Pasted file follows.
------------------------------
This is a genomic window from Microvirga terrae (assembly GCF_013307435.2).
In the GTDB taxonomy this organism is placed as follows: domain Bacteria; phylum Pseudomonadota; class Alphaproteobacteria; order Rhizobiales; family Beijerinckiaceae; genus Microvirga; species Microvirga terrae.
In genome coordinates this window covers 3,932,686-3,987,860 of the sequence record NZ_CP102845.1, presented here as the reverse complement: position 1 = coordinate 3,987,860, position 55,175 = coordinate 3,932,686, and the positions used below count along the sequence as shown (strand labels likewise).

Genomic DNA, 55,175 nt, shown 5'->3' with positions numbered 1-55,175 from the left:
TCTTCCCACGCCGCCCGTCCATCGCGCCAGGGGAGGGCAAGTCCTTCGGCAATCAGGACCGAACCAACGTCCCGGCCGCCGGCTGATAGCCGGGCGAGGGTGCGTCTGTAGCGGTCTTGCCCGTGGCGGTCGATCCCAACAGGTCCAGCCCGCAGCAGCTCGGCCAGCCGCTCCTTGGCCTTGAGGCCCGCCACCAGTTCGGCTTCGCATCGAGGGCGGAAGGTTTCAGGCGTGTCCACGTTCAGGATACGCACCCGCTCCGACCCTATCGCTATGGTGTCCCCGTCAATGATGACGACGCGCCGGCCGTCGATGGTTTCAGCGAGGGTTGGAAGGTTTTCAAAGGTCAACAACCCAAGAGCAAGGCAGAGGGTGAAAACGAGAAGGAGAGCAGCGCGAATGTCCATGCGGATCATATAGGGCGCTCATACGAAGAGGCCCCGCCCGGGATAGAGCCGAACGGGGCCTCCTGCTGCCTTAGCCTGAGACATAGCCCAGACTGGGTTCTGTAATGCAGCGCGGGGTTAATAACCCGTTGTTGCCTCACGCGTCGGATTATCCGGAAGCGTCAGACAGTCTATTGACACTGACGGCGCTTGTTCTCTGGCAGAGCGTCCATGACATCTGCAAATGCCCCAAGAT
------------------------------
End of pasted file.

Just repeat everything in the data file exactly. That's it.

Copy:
This is a genomic window from Microvirga terrae (assembly GCF_013307435.2).
In the GTDB taxonomy this organism is placed as follows: domain Bacteria; phylum Pseudomonadota; class Alphaproteobacteria; order Rhizobiales; family Beijerinckiaceae; genus Microvirga; species Microvirga terrae.
In genome coordinates this window covers 3,932,686-3,987,860 of the sequence record NZ_CP102845.1, presented here as the reverse complement: position 1 = coordinate 3,987,860, position 55,175 = coordinate 3,932,686, and the positions used below count along the sequence as shown (strand labels likewise).

Genomic DNA, 55,175 nt, shown 5'->3' with positions numbered 1-55,175 from the left:
TCTTCCCACGCCGCCCGTCCATCGCGCCAGGGGAGGGCAAGTCCTTCGGCAATCAGGACCGAACCAACGTCCCGGCCGCCGGCTGATAGCCGGGCGAGGGTGCGTCTGTAGCGGTCTTGCCCGTGGCGGTCGATCCCAACAGGTCCAGCCCGCAGCAGCTCGGCCAGCCGCTCCTTGGCCTTGAGGCCCGCCACCAGTTCGGCTTCGCATCGAGGGCGGAAGGTTTCAGGCGTGTCCACGTTCAGGATACGCACCCGCTCCGACCCTATCGCTATGGTGTCCCCGTCAATGATGACGACGCGCCGGCCGTCGATGGTTTCAGCGAGGGTTGGAAGGTTTTCAAAGGTCAACAACCCAAGAGCAAGGCAGAGGGTGAAAACGAGAAGGAGAGCAGCGCGAATGTCCATGCGGATCATATAGGGCGCTCATACGAAGAGGCCCCGCCCGGGATAGAGCCGAACGGGGCCTCCTGCTGCCTTAGCCTGAGACATAGCCCAGACTGGGTTCTGTAATGCAGCGCGGGGTTAATAACCCGTTGTTGCCTCACGCGTCGGATTATCCGGAAGCGTCAGACAGTCTATTGACACTGACGGCGCTTGTTCTCTGGCAGAGCGTCCATGACATCTGCAAATGCCCCAAGAT